Jared Loughner used a 32-round semiautomatic handgun in his attack on Rep. Giffords and her constituents. The magazine -- as well as the weapon itself -- were illegal until 2004, when Congress failed to renew the assault-weapons ban. As Mark Kleiman notes, this made a difference:
Still, this is a case where excessively loose controls permitted avoidable violence. The shooter hadn’t been convicted of any crime or been officially judged a risk to others due to his mental-health problems, but there’s no way he could have passed even a cursory training program for concealed carry; he couldn’t even get through a community-college algebra class without being spotted as a dangerous person. Arizona is one of only three states to allow concealed carry without a special permit.
But even assuming that he would have simply ignored that law, there’s no reason to think that he would have been sufficiently dedicated or knowledgeable to acquire an illegal high-capacity magazine. If he’d had only 10 rounds in his clip rather than 32, some of his victims would be alive and unhurt.
Reading about Arizona's gun laws, it is actually shocking how lax they are. At 18, most firearms are available for purchase, and at 21, Arizona allows those of age or older to carry a concealed weapon without a permit. Gun owners can carry weapons in most establishments -- including bars and restaurants -- and the state exempts from regulations weapons that are made and kept in the state.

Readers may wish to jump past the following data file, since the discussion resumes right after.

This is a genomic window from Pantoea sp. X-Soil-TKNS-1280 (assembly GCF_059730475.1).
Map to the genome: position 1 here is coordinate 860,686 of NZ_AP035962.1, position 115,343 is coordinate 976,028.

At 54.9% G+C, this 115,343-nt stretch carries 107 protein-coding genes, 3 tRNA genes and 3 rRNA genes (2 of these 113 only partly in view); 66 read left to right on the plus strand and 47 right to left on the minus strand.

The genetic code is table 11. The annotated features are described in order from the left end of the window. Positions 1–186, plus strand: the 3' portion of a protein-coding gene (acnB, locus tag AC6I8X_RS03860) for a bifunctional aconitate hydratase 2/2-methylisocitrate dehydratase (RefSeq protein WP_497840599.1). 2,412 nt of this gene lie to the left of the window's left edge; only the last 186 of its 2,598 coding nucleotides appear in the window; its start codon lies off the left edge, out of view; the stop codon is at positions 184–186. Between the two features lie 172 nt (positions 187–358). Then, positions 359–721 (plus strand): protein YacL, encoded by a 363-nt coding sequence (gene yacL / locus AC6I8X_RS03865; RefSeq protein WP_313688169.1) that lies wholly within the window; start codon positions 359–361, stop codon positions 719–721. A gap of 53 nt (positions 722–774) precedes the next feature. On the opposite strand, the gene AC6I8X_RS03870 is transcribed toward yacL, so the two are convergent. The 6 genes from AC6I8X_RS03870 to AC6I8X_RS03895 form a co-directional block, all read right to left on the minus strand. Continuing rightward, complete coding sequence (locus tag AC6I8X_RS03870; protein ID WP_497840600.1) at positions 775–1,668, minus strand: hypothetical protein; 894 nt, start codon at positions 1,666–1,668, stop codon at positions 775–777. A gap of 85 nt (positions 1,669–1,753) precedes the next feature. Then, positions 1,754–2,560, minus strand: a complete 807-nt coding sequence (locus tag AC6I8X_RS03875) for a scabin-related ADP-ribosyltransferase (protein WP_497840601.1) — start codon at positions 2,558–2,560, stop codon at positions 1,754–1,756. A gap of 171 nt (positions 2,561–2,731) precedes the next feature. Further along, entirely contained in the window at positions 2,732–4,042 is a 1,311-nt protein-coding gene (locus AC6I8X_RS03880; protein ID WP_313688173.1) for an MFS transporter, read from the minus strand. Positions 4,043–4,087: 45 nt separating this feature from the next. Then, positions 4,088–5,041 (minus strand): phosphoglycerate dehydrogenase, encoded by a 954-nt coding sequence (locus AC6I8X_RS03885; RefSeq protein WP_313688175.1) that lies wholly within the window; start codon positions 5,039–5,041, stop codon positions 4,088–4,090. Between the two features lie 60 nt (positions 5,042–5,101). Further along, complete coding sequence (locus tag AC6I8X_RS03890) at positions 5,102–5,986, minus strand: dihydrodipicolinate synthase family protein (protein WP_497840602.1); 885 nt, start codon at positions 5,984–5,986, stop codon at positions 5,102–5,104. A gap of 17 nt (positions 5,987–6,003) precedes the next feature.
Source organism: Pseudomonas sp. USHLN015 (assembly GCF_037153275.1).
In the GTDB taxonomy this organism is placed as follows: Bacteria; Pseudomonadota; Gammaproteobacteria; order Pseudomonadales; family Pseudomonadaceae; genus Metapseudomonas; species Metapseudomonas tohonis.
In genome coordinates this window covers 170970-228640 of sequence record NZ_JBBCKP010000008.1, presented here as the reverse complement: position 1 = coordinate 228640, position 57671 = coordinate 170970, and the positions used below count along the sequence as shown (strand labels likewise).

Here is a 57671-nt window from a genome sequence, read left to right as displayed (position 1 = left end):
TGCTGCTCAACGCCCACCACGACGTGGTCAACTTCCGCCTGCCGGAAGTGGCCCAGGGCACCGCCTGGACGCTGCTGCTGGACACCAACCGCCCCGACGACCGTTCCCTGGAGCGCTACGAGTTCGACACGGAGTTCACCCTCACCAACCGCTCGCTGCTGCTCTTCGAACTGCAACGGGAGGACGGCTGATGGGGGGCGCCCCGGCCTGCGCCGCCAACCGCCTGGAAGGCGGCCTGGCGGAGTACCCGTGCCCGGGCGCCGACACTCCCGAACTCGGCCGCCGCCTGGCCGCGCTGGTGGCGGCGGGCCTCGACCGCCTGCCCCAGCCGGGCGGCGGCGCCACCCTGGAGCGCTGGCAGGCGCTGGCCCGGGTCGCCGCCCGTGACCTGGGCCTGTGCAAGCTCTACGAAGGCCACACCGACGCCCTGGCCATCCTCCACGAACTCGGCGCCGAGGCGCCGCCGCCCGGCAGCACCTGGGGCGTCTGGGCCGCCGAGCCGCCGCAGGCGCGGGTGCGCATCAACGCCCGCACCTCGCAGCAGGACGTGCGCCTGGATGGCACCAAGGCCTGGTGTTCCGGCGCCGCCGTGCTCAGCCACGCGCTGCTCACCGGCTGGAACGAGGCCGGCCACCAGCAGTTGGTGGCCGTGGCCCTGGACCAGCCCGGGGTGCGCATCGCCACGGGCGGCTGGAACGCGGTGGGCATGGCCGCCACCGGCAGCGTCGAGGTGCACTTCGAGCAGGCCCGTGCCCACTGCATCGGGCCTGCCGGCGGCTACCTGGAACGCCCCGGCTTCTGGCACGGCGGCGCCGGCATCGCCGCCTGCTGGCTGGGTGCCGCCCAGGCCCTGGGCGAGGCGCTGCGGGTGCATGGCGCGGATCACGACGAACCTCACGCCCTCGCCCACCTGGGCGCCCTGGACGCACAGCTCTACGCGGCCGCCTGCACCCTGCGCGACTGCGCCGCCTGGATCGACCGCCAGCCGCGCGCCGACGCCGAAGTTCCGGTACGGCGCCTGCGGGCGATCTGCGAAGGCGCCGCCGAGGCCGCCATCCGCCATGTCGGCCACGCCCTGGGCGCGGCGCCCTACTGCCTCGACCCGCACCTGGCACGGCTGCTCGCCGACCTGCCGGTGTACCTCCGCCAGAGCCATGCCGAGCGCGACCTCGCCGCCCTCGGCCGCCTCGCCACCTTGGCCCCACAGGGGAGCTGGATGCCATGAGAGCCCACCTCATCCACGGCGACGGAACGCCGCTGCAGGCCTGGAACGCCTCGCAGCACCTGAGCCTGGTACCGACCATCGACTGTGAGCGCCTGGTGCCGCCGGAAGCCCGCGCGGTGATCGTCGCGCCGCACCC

By law, the National Instant Criminal Background Check System for gun purchases includes criminal and mental health information, but only for those committed to an institution or found mentally deficient in court. After his removal, Loughner's community college required a mental-health examination for readmission, but that record would have never found its way into the NICS, as Arizona hasn't expanded the breadth of its background checks.
Kleiman is right: Stricter gun-control laws may not have kept Loughner from shooting the congresswoman, but they may have saved bystanders from injury and death. If there is a policy response to this, it should come in the form of Arizona-based efforts to strengthen gun-control laws. It doesn't violate the Second Amendment to keep semiautomatic weapons away from the mentally ill.
-- Jamelle Bouie